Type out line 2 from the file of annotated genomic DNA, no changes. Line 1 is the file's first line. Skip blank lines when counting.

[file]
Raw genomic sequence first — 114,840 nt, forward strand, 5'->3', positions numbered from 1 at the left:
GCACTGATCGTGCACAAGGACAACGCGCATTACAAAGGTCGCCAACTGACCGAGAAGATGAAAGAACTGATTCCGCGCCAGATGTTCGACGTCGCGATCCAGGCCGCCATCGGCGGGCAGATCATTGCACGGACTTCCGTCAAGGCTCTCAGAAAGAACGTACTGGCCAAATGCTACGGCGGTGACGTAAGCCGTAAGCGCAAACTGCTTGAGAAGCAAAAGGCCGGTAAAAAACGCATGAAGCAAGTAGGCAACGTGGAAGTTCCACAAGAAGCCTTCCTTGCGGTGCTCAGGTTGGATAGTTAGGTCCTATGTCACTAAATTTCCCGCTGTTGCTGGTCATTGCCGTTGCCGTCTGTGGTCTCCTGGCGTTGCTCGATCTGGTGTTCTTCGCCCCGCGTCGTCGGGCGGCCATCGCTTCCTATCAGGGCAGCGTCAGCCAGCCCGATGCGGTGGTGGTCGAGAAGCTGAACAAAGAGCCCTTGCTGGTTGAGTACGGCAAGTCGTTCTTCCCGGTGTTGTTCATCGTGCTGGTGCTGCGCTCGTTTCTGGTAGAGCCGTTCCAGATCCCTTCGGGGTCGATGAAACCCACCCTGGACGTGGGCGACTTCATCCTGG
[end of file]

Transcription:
GCACTGATCGTGCACAAGGACAACGCGCATTACAAAGGTCGCCAACTGACCGAGAAGATGAAAGAACTGATTCCGCGCCAGATGTTCGACGTCGCGATCCAGGCCGCCATCGGCGGGCAGATCATTGCACGGACTTCCGTCAAGGCTCTCAGAAAGAACGTACTGGCCAAATGCTACGGCGGTGACGTAAGCCGTAAGCGCAAACTGCTTGAGAAGCAAAAGGCCGGTAAAAAACGCATGAAGCAAGTAGGCAACGTGGAAGTTCCACAAGAAGCCTTCCTTGCGGTGCTCAGGTTGGATAGTTAGGTCCTATGTCACTAAATTTCCCGCTGTTGCTGGTCATTGCCGTTGCCGTCTGTGGTCTCCTGGCGTTGCTCGATCTGGTGTTCTTCGCCCCGCGTCGTCGGGCGGCCATCGCTTCCTATCAGGGCAGCGTCAGCCAGCCCGATGCGGTGGTGGTCGAGAAGCTGAACAAAGAGCCCTTGCTGGTTGAGTACGGCAAGTCGTTCTTCCCGGTGTTGTTCATCGTGCTGGTGCTGCGCTCGTTTCTGGTAGAGCCGTTCCAGATCCCTTCGGGGTCGATGAAACCCACCCTGGACGTGGGCGACTTCATCCTGG